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Kyle Wheeler
Posted: Nov 29, 2010 08:12 PM
Fusion AP Stroke
I know that I am going to take some heat for asking this question because I should know the answer but I never really paid attention to how far the mixing chamber strike when the trigger is pulled. It says in the manual that the air cap should be flush with the retaining cap. So obviously my question is....should the air cap be flush with the retaining cap? The reason I am asking is that I have lots of air coming out of the mixing chamber when I pull the trigger with the fluids off and the cleanout air valve turned off. I believe they call this the air test? The gun seems to be spraying fine but I believe if I can resolve the continuous air flow out the mixing chamber it might help the tip build up problem I have been experiencing?

I apologize in advance to the more advanced sprayers. I know someone is going to say "call your supplier" but I obviously have asked the question and get very little help. Thanks for the help.
Posted: Nov 29, 2010 08:37 PM
Hey Rookie

With the trigger not pulled, your aircap will stick out about 3/8" to 1/2" at the most. When you pull the trigger, it will be pretty well flush, but not indented. If it is beyond the cap, then the teflon washer needs to be changed.

On another note, if your fluid manifolds are shut off and when you pull your trigger, air comes out of the mixing chamber, the o-rings are bad on the trigger itself.

If you remove the aircap off of the back of the gun, take out the spring and from the front trigger side, pop the trigger stem out, it will come out of the back of the gun. There are 3 small o-rings on there and if you have never changed them out before, one of them may be split.

If you tend to use carb cleaner when you clean your gun, it will eat up non graco o-rings up in one or two cleans. If you are using Graco O-rings and use carb cleaner you may get 8-10 cleans out of it.

Check those small three orings on the trigger stem and if you replace them and pull the trigger with the fluid manifolds off, no air will come out of the mixing chamber or very little when you pull the trigger.

Hope that helps!

Posted: Nov 29, 2010 08:45 PM
Hey Rook

Another thing, I clean my cap and mixing chamber on every pass on a roof while I am spraying (5' x 50' passes). One little piece of foam remnant gives my spray pattern fingers making it impossible to spray completely flat.

Are you getting such a build up that you cant see your mixing chamber any more. I don't spray houses all that often anymore, but even now, I clean my cap and chamber out every few studs. It just makes a prettier pass.

Go behind some of these other yahoo's out there that do a sloppy job and you can see all of their mistakes. Material to cold, fingers in their spray patterns leaving one area higher on a pass than the others.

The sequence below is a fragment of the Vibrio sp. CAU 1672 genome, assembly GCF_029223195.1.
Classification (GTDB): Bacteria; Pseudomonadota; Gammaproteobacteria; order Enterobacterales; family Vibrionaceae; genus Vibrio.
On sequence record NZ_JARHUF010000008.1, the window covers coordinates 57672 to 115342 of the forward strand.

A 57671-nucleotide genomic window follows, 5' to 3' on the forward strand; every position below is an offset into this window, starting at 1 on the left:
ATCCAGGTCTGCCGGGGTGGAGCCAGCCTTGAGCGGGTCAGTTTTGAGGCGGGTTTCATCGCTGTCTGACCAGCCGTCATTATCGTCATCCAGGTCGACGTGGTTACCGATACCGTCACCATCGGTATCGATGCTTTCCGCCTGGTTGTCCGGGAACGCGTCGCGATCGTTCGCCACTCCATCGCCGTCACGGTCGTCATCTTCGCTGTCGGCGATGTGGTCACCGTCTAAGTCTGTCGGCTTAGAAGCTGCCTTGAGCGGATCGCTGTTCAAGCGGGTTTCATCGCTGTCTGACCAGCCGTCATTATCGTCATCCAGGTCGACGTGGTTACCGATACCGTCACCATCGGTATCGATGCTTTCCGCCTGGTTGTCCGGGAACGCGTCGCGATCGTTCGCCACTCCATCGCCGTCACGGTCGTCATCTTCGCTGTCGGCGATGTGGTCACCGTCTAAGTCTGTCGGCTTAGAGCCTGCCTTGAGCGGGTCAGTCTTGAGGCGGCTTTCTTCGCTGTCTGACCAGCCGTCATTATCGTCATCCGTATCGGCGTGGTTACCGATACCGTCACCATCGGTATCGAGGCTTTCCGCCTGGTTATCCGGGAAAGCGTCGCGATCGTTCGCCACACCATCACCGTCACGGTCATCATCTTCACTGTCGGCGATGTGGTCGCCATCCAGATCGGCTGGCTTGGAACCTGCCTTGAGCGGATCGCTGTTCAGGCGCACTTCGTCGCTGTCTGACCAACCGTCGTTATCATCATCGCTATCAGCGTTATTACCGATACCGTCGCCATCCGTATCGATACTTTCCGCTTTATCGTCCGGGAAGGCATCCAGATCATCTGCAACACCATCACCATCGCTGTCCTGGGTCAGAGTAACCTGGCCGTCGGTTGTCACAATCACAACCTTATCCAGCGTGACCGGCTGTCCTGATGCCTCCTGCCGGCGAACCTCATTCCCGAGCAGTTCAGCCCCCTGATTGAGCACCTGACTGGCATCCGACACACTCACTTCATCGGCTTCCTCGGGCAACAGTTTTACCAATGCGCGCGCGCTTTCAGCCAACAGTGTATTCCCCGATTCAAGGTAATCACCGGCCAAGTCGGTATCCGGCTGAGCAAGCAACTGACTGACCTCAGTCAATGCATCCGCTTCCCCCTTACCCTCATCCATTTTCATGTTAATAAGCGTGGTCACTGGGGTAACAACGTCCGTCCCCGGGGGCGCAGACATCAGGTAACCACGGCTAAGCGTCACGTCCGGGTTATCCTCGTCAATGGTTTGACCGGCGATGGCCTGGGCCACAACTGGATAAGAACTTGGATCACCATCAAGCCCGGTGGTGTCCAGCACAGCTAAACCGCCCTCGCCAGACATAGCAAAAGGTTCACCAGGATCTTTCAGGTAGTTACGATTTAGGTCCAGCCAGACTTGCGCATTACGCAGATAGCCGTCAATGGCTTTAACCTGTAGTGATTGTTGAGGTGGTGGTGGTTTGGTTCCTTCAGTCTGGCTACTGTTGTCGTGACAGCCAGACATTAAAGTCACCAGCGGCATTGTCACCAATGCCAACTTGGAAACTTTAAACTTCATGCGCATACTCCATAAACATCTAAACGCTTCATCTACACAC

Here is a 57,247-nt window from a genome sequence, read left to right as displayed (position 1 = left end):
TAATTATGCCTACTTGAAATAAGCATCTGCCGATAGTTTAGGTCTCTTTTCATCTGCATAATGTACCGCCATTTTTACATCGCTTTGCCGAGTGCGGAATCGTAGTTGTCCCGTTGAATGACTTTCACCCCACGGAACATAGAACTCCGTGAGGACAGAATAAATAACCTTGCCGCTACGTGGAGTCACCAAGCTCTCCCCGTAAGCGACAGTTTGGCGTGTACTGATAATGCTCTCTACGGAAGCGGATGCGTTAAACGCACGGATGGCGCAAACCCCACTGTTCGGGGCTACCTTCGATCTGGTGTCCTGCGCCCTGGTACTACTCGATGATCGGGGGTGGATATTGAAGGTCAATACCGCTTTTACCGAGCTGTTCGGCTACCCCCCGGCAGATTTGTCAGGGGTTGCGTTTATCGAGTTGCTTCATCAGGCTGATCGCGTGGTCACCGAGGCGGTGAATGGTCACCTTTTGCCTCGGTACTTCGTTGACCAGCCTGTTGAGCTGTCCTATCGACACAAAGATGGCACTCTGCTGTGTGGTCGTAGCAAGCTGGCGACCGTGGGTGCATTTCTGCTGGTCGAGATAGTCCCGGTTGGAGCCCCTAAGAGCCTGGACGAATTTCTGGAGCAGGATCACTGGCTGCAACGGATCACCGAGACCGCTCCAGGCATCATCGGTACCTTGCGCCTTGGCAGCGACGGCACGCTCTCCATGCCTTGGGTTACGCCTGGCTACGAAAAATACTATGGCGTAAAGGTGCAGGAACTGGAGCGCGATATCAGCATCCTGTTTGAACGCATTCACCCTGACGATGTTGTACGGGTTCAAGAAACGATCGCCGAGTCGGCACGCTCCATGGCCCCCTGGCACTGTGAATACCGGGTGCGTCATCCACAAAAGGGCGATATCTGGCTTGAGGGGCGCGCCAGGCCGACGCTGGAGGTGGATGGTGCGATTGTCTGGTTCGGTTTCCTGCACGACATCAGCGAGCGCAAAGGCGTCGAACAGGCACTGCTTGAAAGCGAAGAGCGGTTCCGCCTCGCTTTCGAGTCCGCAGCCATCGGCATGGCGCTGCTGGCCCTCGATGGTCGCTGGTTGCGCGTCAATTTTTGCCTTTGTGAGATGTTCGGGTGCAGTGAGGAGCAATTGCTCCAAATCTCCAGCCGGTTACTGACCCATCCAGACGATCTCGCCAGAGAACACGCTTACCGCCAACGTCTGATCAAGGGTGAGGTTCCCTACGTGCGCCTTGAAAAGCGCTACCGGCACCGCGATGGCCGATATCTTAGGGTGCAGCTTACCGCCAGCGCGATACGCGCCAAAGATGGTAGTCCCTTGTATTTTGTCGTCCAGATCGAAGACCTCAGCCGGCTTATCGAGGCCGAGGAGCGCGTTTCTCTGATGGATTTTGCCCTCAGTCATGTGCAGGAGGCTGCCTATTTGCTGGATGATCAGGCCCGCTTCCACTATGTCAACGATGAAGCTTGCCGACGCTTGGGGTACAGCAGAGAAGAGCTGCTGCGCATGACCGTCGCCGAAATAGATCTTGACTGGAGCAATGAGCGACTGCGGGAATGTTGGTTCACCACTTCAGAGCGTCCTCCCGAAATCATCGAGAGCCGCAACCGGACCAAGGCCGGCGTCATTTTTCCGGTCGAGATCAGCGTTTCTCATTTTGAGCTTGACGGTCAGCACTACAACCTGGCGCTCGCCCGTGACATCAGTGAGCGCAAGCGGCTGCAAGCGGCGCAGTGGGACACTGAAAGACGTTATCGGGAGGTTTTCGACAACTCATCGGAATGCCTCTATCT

Don't be worried about being to careful cleaning you air cap and chamber unless you are constantly crossing over, then you have other problems to worry about.
Kyle Wheeler
Posted: Nov 29, 2010 08:58 PM
The strange thing is that both of my guns are doing the same thing. The one gun is my spare which has only been used once since I got it. I took it apart and let it soak and then reassembled it and put it back in the box. Once I noticed that the other gun was not stroking all the way I pulled my spare out of the box and like I said, it was stroking the same.

How often should I be replacing the teflon o-ring? I had thought of the o-rings on the valve stem but I thought it was strange that the new gun would have same issue. I am wondering if it is in the way I reassemble the gun? I will definitely check the stem o-rings tomorrow. I do not have any fluid leakage when I am spraying through out the day so I never considered the side seals.
Posted: Nov 29, 2010 09:57 PM
I only change the large teflon o-ring once or twice a year. Usually because I skin it up with a razor knife cleaning it every now and then.

You will notice it if you can push your aircap back through it. Once that happens, then it is time to change out that large teflon o-ring.

You may want to make sure when you soak your gun that you remove the o-rings if you want to use them again. Dynasolve is notorious for swelling those o-rings up and making them unusable.

I haven't soaked a gun in a couple of years. When it is still wet with fluids, I will hit it with carb cleaning fluid and it cleans it up quickly. It takes me less than a couple of minutes to break down the entire gun spraying with carb cleaner fluid. When I am finished, all I have to do is replace my o-rings and the gun is as good as new.

Get the Carb Cleaner from Walmart in the White Can with orange writing. This is one of the only ones that doesn't burn your hands while cleaning. They have one in a blue can, pass on that one if you can.

Another thing to think about. Very rarely does my gun ever have a hard time triggering back and forth. The only time that I ever had this problem is before I went to a 15 cfm air compressor. Smaller compressors have a hard time keeping up with two stick pumps and a gun at the same time.

Lack of air will definately keep you from fully triggering. Make sure all of you air holes are clear on your gun handle itself. You can take a long 1/16" or 1/32" drill bit that is about 8 inches long and go from the bottom of the gun into the trigger area on both holes at the bottom of the gun. Take your pin wheel on the other two holes in the inside of the gun and make sure you can go through to the trigger area from there. The front air port is a little tricky. It will go in about an inch before taking a 45 degree angle down towards the trigger area. You will need something flexible to make it all of the way to the trigger area.